Here's what you need to know.


You may love tossing your dog a piece of carrot or pineapple as a treat when preparing fruits and vegetables, but what about corn? Can your pup enjoy this yummy summertime favorite?

"While dogs can eat fresh corn kernels, we don't include them in our food and we don't recommend it," says Dr. Darcia Kostiuk, senior veterinarian for ORIJEN and ACANA pet foods. While corn isn't toxic to dogs, their teeth aren't shaped to effectively crush up corn kernels, which leads to them mostly being swallowed whole. "This then creates an indigestible source of fiber leading to flatulence, soft stools, and even diarrhea," says Dr. Kostiuk.

Please Don't Eat the Corn

Even though dogs can technically eat fresh corn kernels, it's best if avoided. Since corn acts as a laxative, it's not something you should give to your pup. "There are alternative grains that dogs can consume and are included in many of our recipes, including oats, sorghum, and millet," says Dr. Kostiuk. What's more, there are also loads of other vegetables, like zucchini and carrots, that are perfectly safe to give to dogs as a delicious treat.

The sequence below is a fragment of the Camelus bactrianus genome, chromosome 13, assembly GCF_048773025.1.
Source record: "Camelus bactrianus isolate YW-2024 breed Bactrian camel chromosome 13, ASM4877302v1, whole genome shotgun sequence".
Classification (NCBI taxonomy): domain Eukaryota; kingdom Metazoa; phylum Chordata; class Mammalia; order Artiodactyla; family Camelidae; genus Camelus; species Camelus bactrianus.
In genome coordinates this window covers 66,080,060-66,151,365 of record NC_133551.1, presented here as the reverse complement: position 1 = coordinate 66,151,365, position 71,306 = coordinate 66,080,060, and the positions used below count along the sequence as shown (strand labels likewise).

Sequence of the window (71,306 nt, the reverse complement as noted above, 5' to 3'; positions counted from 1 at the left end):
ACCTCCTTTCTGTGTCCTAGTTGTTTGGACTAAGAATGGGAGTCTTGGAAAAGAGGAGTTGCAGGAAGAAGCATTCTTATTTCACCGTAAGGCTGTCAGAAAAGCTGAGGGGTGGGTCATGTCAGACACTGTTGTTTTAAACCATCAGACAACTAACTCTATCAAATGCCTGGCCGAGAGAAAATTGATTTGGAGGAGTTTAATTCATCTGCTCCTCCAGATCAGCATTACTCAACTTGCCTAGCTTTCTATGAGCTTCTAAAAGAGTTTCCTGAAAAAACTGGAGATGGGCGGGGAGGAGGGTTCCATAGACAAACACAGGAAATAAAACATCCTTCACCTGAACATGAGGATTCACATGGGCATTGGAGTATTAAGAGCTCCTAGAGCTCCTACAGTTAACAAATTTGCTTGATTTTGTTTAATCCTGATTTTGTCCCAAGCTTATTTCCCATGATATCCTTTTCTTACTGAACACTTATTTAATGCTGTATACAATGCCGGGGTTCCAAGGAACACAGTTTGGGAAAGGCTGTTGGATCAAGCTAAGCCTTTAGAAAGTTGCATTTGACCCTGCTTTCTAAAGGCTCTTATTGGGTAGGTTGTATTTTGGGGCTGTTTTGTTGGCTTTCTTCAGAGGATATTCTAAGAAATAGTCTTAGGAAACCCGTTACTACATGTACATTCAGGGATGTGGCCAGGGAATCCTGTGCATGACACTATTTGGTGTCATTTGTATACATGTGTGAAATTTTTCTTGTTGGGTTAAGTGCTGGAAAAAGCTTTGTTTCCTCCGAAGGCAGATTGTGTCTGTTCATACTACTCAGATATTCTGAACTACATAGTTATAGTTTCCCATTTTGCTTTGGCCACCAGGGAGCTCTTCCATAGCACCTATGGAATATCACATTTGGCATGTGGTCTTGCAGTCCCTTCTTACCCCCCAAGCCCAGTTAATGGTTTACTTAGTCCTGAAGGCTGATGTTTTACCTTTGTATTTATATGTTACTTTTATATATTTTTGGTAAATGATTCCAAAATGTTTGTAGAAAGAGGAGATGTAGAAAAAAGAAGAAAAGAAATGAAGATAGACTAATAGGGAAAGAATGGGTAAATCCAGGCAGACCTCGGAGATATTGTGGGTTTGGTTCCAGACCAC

Keep Out of the Corn

If your dog lives in the country, on a farm, or has access to growing corn, you'll need to pay particular attention to keep him separated from cornrows. Dr. Kostiuk says seed corn—the ones you plant in the garden to grow corn—absolutely should not be fed to dogs because most are pre-treated with pesticides that can be poisonous to them. Dogs who eat seed corn will require veterinary emergency care.

And obviously, the cob is off-limits because there is a significant risk your dog could chew it and swallow large indigestible chunks. "Eating the cob can block the intestinal tract, which will require emergency veterinary surgery to remove," says Dr. Kostiuk.

So, keep the summertime side of corn just for the humans, and opt to treat your pup with a healthy baby carrot or bite of zucchini instead. He'll not only stay healthier but trust us, he'll enjoy it just as much.

Always consult your veterinarian if you have questions about your dog's diet or nutrition.